George Mitchell, the Obama administration's special envoy for Middle East peace, plans to set a deadline for an Israel-Palestinian agreement, applying lessons learned from his successful mediation in a previous conflict.
Mitchell, delivering the keynote address Monday night to commemorate the 25th anniversary of the U.S. Institute of Peace, said that "no two conflicts are the same." But he noted that he had "established a deadline" that led to the Good Friday agreement of April 10, 1998, that ended the bloody, decades-long conflict between Roman Catholics and Protestants in Northern Ireland.
Asked after the speech whether he intended to set a similar deadline for Israeli-Palestinian negotiations, Mitchell said that he would do so after indirect talks between the two sides progress to direct negotiations.
"We will [have a deadline] once we do" make that transition, he said. He did not say how much time he would give the parties to agree.
In his speech, Mitchell, who last week concluded two rounds of indirect talks in the Middle East, said he will move "as soon as possible" to direct negotiations.
In his public remarks, the former Senate majority leader acknowledged widespread skepticism both in the region and in Washington that he can broker a deal between the center-right government of Israel Prime Minister Benjamin Netanyahu and the Palestinian Authority of President Mahmoud Abbas.
So far, the skeptics would seem to have the better of the argument, with little discernible narrowing of the gaps between the two sides since Mitchell was first appointed to his role -- on the second day of President Obama's term.
But Mitchell said there had been significant progress since the Obama administration took office. He noted that the Netanyahu government has endorsed the concept of an independent Palestinian state and agreed to freeze new housing construction on the West Bank for 10 months. The Palestinians, the envoy said, are working to stop attacks on Israel and have made "substantial improvements in law and order and economic development" in the West Bank. The Arab League has also endorsed the indirect negotiations, known as "proximity talks," he added.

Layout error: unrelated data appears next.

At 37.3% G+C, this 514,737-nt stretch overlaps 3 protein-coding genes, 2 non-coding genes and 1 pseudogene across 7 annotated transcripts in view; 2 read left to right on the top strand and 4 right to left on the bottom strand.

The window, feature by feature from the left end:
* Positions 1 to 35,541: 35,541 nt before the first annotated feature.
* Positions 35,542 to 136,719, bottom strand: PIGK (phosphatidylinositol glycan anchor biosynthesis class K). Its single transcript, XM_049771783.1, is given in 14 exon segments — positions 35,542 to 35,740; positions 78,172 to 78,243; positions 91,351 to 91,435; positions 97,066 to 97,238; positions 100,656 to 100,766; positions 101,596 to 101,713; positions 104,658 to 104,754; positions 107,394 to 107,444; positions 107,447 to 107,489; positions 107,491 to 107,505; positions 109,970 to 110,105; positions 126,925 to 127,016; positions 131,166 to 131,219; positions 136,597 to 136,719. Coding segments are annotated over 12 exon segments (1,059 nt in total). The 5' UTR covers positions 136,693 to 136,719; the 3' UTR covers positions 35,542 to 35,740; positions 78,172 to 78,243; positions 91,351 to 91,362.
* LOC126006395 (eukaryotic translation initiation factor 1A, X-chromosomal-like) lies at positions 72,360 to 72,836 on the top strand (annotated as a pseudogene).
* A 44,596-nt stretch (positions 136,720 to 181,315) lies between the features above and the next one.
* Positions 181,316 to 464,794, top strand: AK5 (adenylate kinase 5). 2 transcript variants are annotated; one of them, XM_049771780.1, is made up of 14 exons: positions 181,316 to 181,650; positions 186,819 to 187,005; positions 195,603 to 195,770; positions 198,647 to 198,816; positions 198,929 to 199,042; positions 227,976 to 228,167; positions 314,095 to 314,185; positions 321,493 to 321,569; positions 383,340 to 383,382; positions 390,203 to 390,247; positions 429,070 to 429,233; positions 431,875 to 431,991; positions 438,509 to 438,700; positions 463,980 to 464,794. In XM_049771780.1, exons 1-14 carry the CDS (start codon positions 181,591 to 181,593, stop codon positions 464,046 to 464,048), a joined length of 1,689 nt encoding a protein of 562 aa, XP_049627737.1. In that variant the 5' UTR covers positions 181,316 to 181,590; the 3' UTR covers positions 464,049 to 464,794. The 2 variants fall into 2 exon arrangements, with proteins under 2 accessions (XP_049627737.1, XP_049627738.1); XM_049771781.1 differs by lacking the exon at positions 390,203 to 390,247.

Mitchell said that the proximity talks "are serious and wide-ranging, with both sides trying to move forward under difficult circumstances." All sides, he said, "know more or less what a solution looks like." He repeated what, since the latter part of the George W. Bush administration, has become a mantra for framing the dispute: an end to the occupation that began in 1967, a "viable, contiguous, sovereign, and independent" Palestinian state, and "secure, recognized and defensible borders" for Israel.
Mitchell omitted mention of the toughest issues impeding Israeli-Palestinian peace: the fate of Jerusalem and of Palestinian refugees. But he insisted that the situation "is not hopeless" and promised that he will "persevere" in his efforts to end the conflict.
"The tragedies of the past need not determine the opportunities of the future," he said. "There is no such thing as a conflict that can't be ended" if leaders demonstrate courage and political will.
The audience of several hundred at the Four Seasons Hotel responded to Mitchell's remarks with a standing ovation.
Barbara Slavin, a former diplomatic correspondent for USA Today and assistant managing editor of the Washington Times, is the author of Bitter Friends, Bosom Enemies: Iran, the U.S., and the Twisted Path to Confrontation.
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